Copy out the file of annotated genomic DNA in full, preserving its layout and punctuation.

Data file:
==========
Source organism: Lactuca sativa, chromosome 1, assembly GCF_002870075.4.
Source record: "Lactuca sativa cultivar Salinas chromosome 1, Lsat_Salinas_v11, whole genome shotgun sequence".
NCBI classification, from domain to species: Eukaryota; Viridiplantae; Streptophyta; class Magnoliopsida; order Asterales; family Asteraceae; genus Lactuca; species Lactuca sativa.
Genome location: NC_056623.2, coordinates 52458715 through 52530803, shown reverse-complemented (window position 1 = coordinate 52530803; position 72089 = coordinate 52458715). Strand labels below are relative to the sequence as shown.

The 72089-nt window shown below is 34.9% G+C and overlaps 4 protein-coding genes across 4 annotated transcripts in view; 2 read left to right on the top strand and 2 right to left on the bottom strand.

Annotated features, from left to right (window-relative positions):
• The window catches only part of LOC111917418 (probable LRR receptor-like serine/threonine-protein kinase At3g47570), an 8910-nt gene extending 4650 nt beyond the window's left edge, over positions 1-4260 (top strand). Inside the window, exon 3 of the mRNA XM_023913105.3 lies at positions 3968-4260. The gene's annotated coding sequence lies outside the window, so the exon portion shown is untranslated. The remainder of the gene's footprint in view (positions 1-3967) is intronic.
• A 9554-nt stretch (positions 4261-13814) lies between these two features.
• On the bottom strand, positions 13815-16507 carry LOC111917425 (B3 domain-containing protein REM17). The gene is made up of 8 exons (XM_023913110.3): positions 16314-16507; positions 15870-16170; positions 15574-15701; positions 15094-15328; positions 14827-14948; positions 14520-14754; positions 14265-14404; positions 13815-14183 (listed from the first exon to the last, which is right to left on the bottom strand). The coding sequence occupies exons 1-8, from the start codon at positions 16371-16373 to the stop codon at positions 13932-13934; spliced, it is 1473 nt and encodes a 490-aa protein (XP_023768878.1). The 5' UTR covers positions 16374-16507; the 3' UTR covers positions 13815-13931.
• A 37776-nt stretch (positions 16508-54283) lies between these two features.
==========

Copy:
Source organism: Lactuca sativa, chromosome 1, assembly GCF_002870075.4.
Source record: "Lactuca sativa cultivar Salinas chromosome 1, Lsat_Salinas_v11, whole genome shotgun sequence".
NCBI classification, from domain to species: Eukaryota; Viridiplantae; Streptophyta; class Magnoliopsida; order Asterales; family Asteraceae; genus Lactuca; species Lactuca sativa.
Genome location: NC_056623.2, coordinates 52458715 through 52530803, shown reverse-complemented (window position 1 = coordinate 52530803; position 72089 = coordinate 52458715). Strand labels below are relative to the sequence as shown.

The 72089-nt window shown below is 34.9% G+C and overlaps 4 protein-coding genes across 4 annotated transcripts in view; 2 read left to right on the top strand and 2 right to left on the bottom strand.

Annotated features, from left to right (window-relative positions):
• The window catches only part of LOC111917418 (probable LRR receptor-like serine/threonine-protein kinase At3g47570), an 8910-nt gene extending 4650 nt beyond the window's left edge, over positions 1-4260 (top strand). Inside the window, exon 3 of the mRNA XM_023913105.3 lies at positions 3968-4260. The gene's annotated coding sequence lies outside the window, so the exon portion shown is untranslated. The remainder of the gene's footprint in view (positions 1-3967) is intronic.
• A 9554-nt stretch (positions 4261-13814) lies between these two features.
• On the bottom strand, positions 13815-16507 carry LOC111917425 (B3 domain-containing protein REM17). The gene is made up of 8 exons (XM_023913110.3): positions 16314-16507; positions 15870-16170; positions 15574-15701; positions 15094-15328; positions 14827-14948; positions 14520-14754; positions 14265-14404; positions 13815-14183 (listed from the first exon to the last, which is right to left on the bottom strand). The coding sequence occupies exons 1-8, from the start codon at positions 16371-16373 to the stop codon at positions 13932-13934; spliced, it is 1473 nt and encodes a 490-aa protein (XP_023768878.1). The 5' UTR covers positions 16374-16507; the 3' UTR covers positions 13815-13931.
• A 37776-nt stretch (positions 16508-54283) lies between these two features.